August 8, 2009
Organic food movement grows in China
China's organic produce movement is growing steadily amid recurring health scares and a desire for a return to natural food, some growers say.
Last year's contaminated-milk scandal reinforced fears about China's food supply, a legitimate concern in a country where most farms rely on toxic sewer sludge to fertilize fields, the Los Angeles Times reported Saturday.
The Chinese people are very aware that their food is rubbish, said Romuald Pieters, director of Sustainable Development & Agriculture Creation, a consulting firm working in China.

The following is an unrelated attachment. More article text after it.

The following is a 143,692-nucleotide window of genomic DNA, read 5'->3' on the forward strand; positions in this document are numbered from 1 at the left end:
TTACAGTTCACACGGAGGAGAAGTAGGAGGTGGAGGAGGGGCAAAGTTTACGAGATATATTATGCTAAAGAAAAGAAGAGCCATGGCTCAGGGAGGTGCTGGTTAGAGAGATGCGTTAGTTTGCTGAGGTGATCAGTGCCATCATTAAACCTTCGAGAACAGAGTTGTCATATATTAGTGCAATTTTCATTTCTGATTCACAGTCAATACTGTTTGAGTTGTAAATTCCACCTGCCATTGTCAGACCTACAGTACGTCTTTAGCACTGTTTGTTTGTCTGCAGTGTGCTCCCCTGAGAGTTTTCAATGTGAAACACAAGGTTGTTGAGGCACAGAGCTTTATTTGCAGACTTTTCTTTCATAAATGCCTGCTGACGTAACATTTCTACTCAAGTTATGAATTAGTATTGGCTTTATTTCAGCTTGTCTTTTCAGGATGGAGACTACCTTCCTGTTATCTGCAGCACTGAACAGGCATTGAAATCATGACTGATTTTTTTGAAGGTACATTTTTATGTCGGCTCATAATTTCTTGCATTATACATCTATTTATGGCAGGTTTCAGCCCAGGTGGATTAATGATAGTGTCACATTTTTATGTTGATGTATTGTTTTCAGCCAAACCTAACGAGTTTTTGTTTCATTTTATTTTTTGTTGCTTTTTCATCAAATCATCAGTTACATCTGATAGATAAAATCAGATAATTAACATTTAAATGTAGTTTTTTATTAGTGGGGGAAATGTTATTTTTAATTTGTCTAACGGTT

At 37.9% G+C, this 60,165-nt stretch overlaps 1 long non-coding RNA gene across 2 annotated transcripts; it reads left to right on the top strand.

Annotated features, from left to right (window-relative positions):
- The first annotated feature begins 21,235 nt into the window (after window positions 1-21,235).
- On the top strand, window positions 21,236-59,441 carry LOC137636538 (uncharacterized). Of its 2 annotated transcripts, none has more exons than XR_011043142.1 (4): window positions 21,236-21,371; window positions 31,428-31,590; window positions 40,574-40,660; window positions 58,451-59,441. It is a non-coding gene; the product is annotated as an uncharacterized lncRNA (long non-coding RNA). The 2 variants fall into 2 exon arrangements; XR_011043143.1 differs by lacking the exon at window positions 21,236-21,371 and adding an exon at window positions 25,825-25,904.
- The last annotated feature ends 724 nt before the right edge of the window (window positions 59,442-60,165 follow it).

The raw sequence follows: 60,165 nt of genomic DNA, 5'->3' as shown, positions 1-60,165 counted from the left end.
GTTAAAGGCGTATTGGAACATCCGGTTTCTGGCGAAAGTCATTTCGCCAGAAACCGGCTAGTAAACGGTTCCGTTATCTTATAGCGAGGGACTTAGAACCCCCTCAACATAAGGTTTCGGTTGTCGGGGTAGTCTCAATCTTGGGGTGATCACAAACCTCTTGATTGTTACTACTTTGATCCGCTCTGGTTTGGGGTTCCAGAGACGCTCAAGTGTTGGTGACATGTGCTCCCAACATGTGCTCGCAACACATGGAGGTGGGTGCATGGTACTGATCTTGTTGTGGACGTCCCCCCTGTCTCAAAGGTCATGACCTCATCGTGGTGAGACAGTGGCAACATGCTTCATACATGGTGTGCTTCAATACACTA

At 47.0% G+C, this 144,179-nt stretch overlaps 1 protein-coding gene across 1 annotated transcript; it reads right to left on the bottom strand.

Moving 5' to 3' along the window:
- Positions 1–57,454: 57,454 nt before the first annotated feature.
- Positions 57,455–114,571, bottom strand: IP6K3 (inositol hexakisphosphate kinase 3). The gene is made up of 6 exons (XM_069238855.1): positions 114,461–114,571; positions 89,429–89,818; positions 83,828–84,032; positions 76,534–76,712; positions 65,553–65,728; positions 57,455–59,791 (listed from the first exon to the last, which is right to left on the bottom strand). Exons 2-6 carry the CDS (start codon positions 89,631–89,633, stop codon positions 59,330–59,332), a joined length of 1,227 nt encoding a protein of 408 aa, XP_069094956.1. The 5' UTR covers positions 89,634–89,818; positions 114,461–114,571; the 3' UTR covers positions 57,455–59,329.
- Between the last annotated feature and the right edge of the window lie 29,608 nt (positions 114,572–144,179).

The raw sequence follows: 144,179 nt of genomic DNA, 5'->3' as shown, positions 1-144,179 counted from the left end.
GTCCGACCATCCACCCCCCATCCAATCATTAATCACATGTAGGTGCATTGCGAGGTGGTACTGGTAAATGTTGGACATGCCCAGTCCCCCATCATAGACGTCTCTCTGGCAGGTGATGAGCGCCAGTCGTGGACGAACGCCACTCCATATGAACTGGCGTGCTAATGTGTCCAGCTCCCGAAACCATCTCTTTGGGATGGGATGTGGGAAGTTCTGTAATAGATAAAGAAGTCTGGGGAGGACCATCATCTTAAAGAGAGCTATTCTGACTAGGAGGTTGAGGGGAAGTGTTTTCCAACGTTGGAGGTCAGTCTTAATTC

Fearful of the sludge, pesticides and chemical fertilizers, a small group of growers have established organic farms to sell produce and educate the public about healthier food, said Lejen Chen, owner of Green Cow farm, about 20 miles from downtown Beijing.
As more organic produce comes to market, more people people will begin to trust food suppliers again, said Terry Yu, who owns organic stores in nine locations in China,
Customers don't trust the chain, and the chain doesn't trust its supplier -- no one trusts anyone, Yu said.